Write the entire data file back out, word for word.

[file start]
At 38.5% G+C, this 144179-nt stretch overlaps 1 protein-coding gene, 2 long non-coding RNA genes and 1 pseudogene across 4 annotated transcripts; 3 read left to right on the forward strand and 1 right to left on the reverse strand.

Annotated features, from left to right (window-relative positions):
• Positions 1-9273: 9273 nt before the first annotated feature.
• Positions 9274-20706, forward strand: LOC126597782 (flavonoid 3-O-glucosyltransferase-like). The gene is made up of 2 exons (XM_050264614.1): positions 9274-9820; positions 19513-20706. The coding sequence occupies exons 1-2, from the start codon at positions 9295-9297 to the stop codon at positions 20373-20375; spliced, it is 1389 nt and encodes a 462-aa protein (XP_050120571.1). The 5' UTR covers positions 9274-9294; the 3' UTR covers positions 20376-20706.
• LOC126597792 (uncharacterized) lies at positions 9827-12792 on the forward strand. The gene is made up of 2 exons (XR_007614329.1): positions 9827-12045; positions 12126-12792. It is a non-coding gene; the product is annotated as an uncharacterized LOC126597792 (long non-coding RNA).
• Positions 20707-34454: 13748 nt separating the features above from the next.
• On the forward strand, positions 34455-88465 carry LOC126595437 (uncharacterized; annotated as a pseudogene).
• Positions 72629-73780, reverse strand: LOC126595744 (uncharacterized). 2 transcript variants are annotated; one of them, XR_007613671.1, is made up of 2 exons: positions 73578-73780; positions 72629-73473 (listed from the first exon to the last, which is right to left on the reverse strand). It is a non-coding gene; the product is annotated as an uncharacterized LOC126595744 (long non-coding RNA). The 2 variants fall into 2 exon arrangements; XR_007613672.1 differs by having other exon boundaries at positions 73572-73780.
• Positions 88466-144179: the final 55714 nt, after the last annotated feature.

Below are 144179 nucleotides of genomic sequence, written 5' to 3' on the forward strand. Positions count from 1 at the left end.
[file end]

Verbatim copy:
At 38.5% G+C, this 144179-nt stretch overlaps 1 protein-coding gene, 2 long non-coding RNA genes and 1 pseudogene across 4 annotated transcripts; 3 read left to right on the forward strand and 1 right to left on the reverse strand.

Annotated features, from left to right (window-relative positions):
• Positions 1-9273: 9273 nt before the first annotated feature.
• Positions 9274-20706, forward strand: LOC126597782 (flavonoid 3-O-glucosyltransferase-like). The gene is made up of 2 exons (XM_050264614.1): positions 9274-9820; positions 19513-20706. The coding sequence occupies exons 1-2, from the start codon at positions 9295-9297 to the stop codon at positions 20373-20375; spliced, it is 1389 nt and encodes a 462-aa protein (XP_050120571.1). The 5' UTR covers positions 9274-9294; the 3' UTR covers positions 20376-20706.
• LOC126597792 (uncharacterized) lies at positions 9827-12792 on the forward strand. The gene is made up of 2 exons (XR_007614329.1): positions 9827-12045; positions 12126-12792. It is a non-coding gene; the product is annotated as an uncharacterized LOC126597792 (long non-coding RNA).
• Positions 20707-34454: 13748 nt separating the features above from the next.
• On the forward strand, positions 34455-88465 carry LOC126595437 (uncharacterized; annotated as a pseudogene).
• Positions 72629-73780, reverse strand: LOC126595744 (uncharacterized). 2 transcript variants are annotated; one of them, XR_007613671.1, is made up of 2 exons: positions 73578-73780; positions 72629-73473 (listed from the first exon to the last, which is right to left on the reverse strand). It is a non-coding gene; the product is annotated as an uncharacterized LOC126595744 (long non-coding RNA). The 2 variants fall into 2 exon arrangements; XR_007613672.1 differs by having other exon boundaries at positions 73572-73780.
• Positions 88466-144179: the final 55714 nt, after the last annotated feature.

Below are 144179 nucleotides of genomic sequence, written 5' to 3' on the forward strand. Positions count from 1 at the left end.